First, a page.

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A bailout is when a business, an individual, or a government provides money and/or resources (also known as a capital injection) to a failing entity (a company, bank, individual, etc.). These actions help to prevent the consequences of that business’s potential downfall which may include bankruptcy and default on its financial obligations.

Businesses and governments may receive a bailout which may take the form of a loan, the purchasing of bonds, stocks, or cash infusions, and may require the recused party to reimburse the support, depending upon the terms.

Bailout Explained

Bailouts are typically only for companies or industries whose bankruptcies may have a severe adverse impact on the economy, not just a particular market sector. For example, a company that has a considerable workforce may receive a bailout because the economy could not sustain the substantial jump in unemployment that would occur if the business failed. Often, other companies will step in and acquire the failing business, known as a bailout takeover.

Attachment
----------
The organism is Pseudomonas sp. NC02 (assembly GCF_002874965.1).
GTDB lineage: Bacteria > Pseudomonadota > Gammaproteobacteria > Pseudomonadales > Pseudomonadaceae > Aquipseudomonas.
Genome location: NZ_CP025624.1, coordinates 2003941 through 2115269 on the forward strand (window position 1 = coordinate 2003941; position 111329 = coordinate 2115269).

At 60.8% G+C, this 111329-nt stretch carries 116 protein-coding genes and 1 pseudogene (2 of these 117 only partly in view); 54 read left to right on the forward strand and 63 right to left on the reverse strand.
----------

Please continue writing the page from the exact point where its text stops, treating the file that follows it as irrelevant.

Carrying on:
The U.S. government has a long history of bailouts going back to the Panic of 1792. Since that time, the government has assisted financial institutions during the 1989 savings and loan bailout, rescued insurance giant American International Group (AIG), funded the government-sponsored home lenders Freddie Mac and Fannie Mae, and stabilized banks during the 2008 “too big to fail” bailout, officially known as the Emergency Economic Stabilization Act of 2008 (EESA).